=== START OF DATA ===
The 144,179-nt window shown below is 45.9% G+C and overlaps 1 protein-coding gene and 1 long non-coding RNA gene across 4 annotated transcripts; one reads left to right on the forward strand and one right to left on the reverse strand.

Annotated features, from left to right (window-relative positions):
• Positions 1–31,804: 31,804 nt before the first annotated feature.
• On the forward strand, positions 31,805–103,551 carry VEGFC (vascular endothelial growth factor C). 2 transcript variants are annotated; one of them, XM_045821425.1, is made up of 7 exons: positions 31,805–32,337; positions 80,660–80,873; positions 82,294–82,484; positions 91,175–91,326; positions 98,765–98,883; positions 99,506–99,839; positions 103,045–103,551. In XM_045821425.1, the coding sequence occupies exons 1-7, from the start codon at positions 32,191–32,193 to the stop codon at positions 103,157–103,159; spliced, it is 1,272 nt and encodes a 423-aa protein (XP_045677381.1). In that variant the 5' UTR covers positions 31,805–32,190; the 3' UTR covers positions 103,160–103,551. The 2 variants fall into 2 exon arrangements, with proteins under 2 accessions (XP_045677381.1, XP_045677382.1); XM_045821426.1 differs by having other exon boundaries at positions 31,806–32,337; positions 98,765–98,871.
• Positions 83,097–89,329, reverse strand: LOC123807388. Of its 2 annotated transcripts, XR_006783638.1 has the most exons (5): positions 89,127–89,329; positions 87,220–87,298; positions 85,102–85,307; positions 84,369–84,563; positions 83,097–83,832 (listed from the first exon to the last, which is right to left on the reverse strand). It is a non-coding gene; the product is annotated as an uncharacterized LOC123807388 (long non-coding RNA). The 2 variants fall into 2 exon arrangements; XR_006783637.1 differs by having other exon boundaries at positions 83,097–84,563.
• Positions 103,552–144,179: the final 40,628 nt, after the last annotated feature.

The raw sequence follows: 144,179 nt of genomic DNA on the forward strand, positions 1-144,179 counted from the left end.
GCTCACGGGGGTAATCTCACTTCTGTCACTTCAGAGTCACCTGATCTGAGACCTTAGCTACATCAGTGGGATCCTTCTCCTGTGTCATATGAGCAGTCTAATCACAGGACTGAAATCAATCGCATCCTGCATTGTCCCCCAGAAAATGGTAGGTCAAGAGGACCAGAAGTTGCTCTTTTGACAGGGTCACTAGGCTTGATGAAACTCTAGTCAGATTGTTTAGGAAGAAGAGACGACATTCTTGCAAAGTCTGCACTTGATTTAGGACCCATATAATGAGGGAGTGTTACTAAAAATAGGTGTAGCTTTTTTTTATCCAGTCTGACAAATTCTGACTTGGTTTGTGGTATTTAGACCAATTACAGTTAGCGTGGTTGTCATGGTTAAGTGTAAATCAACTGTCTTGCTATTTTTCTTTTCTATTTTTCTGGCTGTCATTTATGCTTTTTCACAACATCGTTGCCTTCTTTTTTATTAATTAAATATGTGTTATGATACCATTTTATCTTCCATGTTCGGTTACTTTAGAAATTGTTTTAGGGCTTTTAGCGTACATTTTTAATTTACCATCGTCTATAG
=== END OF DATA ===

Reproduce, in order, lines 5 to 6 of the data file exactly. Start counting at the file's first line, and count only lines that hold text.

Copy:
• Positions 83,097–89,329, reverse strand: LOC123807388. Of its 2 annotated transcripts, XR_006783638.1 has the most exons (5): positions 89,127–89,329; positions 87,220–87,298; positions 85,102–85,307; positions 84,369–84,563; positions 83,097–83,832 (listed from the first exon to the last, which is right to left on the reverse strand). It is a non-coding gene; the product is annotated as an uncharacterized LOC123807388 (long non-coding RNA). The 2 variants fall into 2 exon arrangements; XR_006783637.1 differs by having other exon boundaries at positions 83,097–84,563.
• Positions 103,552–144,179: the final 40,628 nt, after the last annotated feature.